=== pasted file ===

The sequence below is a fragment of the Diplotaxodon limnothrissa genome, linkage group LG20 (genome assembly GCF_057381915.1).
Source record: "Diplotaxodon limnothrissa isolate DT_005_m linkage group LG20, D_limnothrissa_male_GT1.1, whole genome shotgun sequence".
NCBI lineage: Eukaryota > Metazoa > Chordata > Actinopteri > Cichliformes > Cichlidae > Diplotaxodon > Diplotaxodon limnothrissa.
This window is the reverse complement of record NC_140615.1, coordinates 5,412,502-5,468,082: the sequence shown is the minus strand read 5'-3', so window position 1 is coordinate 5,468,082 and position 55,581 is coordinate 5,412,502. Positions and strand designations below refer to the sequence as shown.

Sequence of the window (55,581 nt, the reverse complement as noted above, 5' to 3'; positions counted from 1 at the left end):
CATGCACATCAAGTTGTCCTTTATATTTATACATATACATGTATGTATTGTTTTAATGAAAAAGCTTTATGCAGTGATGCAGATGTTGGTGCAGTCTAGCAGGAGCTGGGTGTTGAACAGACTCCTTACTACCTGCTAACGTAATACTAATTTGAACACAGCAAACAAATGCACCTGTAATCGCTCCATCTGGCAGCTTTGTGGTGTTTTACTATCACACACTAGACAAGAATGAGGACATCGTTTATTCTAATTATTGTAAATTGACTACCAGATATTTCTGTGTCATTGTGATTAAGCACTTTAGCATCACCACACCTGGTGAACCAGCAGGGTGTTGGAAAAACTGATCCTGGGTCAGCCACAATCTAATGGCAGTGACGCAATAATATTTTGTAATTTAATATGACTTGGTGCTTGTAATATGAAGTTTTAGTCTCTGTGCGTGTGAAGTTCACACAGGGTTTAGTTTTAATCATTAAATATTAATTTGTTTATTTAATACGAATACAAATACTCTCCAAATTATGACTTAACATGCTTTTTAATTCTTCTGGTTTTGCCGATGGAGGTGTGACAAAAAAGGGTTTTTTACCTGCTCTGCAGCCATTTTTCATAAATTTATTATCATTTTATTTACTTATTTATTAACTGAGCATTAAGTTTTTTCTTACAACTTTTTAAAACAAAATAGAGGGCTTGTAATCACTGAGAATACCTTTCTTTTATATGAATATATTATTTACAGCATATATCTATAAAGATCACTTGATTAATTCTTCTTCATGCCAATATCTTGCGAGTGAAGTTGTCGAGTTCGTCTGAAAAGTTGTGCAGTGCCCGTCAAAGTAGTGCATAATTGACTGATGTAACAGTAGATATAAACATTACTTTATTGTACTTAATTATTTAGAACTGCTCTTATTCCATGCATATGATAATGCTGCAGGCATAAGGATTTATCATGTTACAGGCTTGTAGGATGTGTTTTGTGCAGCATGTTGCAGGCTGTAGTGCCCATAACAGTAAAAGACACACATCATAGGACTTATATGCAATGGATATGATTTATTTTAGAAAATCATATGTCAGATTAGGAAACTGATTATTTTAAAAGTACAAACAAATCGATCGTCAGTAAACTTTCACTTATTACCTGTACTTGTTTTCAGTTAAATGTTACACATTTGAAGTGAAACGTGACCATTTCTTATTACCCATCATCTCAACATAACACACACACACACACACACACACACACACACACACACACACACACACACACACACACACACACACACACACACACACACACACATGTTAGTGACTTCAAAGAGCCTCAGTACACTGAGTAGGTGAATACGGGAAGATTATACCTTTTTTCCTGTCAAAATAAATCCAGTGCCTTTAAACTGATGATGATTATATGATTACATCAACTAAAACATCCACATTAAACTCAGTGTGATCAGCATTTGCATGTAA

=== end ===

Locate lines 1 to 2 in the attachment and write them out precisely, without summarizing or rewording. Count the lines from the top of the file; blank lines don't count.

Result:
The sequence below is a fragment of the Diplotaxodon limnothrissa genome, linkage group LG20 (genome assembly GCF_057381915.1).
Source record: "Diplotaxodon limnothrissa isolate DT_005_m linkage group LG20, D_limnothrissa_male_GT1.1, whole genome shotgun sequence".